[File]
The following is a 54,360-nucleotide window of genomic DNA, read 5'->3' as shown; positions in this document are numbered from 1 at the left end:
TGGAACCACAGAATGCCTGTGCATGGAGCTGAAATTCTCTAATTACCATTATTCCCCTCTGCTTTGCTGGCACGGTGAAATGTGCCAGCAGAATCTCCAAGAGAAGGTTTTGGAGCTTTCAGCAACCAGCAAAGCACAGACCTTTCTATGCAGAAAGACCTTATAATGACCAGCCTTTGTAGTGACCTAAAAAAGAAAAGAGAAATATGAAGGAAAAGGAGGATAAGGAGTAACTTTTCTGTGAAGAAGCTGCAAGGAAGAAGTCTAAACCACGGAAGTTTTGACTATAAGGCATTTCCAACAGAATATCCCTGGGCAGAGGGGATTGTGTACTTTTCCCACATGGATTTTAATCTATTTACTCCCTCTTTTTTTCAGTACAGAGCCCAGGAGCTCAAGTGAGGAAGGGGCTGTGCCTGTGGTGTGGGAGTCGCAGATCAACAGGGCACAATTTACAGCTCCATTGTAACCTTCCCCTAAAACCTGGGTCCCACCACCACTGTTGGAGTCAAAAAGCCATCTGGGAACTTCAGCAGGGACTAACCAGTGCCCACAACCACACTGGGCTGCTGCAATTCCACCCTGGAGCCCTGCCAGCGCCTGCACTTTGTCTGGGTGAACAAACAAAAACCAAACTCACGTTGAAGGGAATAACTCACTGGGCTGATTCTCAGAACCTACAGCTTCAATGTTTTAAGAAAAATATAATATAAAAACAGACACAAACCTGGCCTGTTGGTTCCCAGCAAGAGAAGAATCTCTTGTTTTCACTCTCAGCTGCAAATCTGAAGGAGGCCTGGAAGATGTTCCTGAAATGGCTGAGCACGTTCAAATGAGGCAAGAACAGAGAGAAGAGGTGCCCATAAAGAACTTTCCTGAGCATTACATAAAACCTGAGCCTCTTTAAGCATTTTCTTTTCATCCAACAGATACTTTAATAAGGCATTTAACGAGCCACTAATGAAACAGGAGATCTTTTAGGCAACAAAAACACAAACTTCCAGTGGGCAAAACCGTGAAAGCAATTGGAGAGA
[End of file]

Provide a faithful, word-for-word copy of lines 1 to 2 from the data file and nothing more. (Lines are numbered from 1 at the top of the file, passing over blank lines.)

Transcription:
The following is a 54,360-nucleotide window of genomic DNA, read 5'->3' as shown; positions in this document are numbered from 1 at the left end:
TGGAACCACAGAATGCCTGTGCATGGAGCTGAAATTCTCTAATTACCATTATTCCCCTCTGCTTTGCTGGCACGGTGAAATGTGCCAGCAGAATCTCCAAGAGAAGGTTTTGGAGCTTTCAGCAACCAGCAAAGCACAGACCTTTCTATGCAGAAAGACCTTATAATGACCAGCCTTTGTAGTGACCTAAAAAAGAAAAGAGAAATATGAAGGAAAAGGAGGATAAGGAGTAACTTTTCTGTGAAGAAGCTGCAAGGAAGAAGTCTAAACCACGGAAGTTTTGACTATAAGGCATTTCCAACAGAATATCCCTGGGCAGAGGGGATTGTGTACTTTTCCCACATGGATTTTAATCTATTTACTCCCTCTTTTTTTCAGTACAGAGCCCAGGAGCTCAAGTGAGGAAGGGGCTGTGCCTGTGGTGTGGGAGTCGCAGATCAACAGGGCACAATTTACAGCTCCATTGTAACCTTCCCCTAAAACCTGGGTCCCACCACCACTGTTGGAGTCAAAAAGCCATCTGGGAACTTCAGCAGGGACTAACCAGTGCCCACAACCACACTGGGCTGCTGCAATTCCACCCTGGAGCCCTGCCAGCGCCTGCACTTTGTCTGGGTGAACAAACAAAAACCAAACTCACGTTGAAGGGAATAACTCACTGGGCTGATTCTCAGAACCTACAGCTTCAATGTTTTAAGAAAAATATAATATAAAAACAGACACAAACCTGGCCTGTTGGTTCCCAGCAAGAGAAGAATCTCTTGTTTTCACTCTCAGCTGCAAATCTGAAGGAGGCCTGGAAGATGTTCCTGAAATGGCTGAGCACGTTCAAATGAGGCAAGAACAGAGAGAAGAGGTGCCCATAAAGAACTTTCCTGAGCATTACATAAAACCTGAGCCTCTTTAAGCATTTTCTTTTCATCCAACAGATACTTTAATAAGGCATTTAACGAGCCACTAATGAAACAGGAGATCTTTTAGGCAACAAAAACACAAACTTCCAGTGGGCAAAACCGTGAAAGCAATTGGAGAGA